Too Big to Fail Too Hard to Fix Amid Calls to Curb Banks

By Craig Torres and Cheyenne Hopkins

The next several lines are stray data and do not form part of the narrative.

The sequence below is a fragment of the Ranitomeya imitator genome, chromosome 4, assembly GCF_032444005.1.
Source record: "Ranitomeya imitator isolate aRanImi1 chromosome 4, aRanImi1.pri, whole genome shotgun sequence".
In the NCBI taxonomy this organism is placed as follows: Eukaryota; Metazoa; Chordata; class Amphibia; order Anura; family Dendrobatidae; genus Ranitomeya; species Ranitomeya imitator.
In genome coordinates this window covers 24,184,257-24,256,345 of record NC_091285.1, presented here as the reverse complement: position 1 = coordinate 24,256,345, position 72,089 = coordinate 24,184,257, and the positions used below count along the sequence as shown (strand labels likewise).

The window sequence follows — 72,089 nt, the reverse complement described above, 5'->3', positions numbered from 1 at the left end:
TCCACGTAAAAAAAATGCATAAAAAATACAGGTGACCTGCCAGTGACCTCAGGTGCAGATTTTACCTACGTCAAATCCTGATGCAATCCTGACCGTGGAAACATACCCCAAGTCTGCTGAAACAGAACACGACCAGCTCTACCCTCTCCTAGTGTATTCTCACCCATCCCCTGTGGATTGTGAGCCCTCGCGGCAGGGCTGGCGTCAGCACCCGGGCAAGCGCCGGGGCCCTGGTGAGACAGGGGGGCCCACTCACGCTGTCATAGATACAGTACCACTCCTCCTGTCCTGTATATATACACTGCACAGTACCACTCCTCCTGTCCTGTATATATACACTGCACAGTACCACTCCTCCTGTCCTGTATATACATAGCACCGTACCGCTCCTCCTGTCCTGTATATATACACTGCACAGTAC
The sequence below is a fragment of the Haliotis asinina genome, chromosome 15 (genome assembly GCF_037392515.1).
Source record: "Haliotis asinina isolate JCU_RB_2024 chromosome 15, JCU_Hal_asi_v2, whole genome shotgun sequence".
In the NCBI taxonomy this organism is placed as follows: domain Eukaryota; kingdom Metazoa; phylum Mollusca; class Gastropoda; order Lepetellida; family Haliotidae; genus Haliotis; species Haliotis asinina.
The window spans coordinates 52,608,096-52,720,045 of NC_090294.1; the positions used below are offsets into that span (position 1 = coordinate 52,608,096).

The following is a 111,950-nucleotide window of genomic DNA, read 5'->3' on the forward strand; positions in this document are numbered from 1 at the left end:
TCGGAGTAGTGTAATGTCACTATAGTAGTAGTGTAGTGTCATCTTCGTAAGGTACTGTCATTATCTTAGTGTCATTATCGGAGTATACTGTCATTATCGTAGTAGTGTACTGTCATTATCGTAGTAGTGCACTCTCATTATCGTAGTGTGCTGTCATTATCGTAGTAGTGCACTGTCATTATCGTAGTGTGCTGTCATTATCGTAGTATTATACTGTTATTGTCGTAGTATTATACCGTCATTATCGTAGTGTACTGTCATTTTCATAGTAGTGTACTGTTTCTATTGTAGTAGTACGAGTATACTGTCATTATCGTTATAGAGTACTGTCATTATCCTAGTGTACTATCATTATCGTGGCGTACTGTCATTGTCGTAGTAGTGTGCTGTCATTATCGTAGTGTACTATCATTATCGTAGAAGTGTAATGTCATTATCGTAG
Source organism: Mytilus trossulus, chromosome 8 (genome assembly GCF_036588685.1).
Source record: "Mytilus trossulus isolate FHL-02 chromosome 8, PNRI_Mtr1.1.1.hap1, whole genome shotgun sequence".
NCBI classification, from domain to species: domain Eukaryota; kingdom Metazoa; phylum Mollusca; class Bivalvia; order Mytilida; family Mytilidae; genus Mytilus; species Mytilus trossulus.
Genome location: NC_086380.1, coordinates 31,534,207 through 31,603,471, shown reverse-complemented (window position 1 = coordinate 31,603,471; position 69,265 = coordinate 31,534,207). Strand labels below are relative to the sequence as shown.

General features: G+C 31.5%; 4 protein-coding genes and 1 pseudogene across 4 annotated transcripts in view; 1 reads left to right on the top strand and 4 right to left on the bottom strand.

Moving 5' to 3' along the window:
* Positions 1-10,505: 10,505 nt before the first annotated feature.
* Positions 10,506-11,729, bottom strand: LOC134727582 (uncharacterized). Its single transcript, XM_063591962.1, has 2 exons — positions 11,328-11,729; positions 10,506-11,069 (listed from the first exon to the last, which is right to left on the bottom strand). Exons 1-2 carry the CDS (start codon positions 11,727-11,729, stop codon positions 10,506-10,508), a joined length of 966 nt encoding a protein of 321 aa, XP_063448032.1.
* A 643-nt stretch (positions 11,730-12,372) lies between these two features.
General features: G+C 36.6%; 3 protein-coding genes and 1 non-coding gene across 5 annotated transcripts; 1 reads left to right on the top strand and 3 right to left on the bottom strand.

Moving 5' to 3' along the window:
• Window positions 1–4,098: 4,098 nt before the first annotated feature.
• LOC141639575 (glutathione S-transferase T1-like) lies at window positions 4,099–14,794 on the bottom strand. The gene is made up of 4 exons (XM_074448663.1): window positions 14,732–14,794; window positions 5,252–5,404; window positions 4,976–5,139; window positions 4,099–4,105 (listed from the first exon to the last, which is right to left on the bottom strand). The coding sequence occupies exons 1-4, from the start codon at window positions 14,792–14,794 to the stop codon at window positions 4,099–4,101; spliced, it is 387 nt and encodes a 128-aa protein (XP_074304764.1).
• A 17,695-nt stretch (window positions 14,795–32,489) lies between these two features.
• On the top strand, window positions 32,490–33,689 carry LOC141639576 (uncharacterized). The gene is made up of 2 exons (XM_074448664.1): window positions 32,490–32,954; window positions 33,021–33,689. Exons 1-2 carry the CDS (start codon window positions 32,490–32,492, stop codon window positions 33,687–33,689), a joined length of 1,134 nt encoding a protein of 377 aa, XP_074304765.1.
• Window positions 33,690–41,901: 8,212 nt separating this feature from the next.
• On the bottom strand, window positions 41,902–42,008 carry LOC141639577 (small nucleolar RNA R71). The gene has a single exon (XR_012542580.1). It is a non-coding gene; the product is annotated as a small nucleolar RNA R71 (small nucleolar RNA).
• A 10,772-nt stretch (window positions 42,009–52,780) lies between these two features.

Top U.S. bank regulators and lawmakers are pushing for action to limit the risk that the government again winds up financing the rescue of one or more of the nation’s biggest financial institutions. Officials leading the debate, including Federal Reserve Governor Daniel Tarullo, Dallas Fed President Richard Fisher and Senator Sherrod Brown, share the view that the 2010 Dodd-Frank Act failed to curb the growth of large banks after promising in its preamble to “end too big to fail.” Strategies under consideration range from legislation that would cap the size of big banks or make them raise more capital to regulatory actions to discourage mergers or require that financial firms hold specified levels of long-term debt to convert into equity in a failure. Karen Shaw Petrou, who keeps track of legislation and regulation for the world’s largest banks as a managing partner at Federal Financial Analytics in Washington, said she can’t rule out the possibility of legislation. Beating on the big banks is one of the few areas where Republican and Democratic populists unite, she said. “This is going to be one of those instances where the left wing, of which there are a lot among House Democrats, and the right-wing Republicans join together,” Petrou said. “I don’t think potential legislation can be discounted.”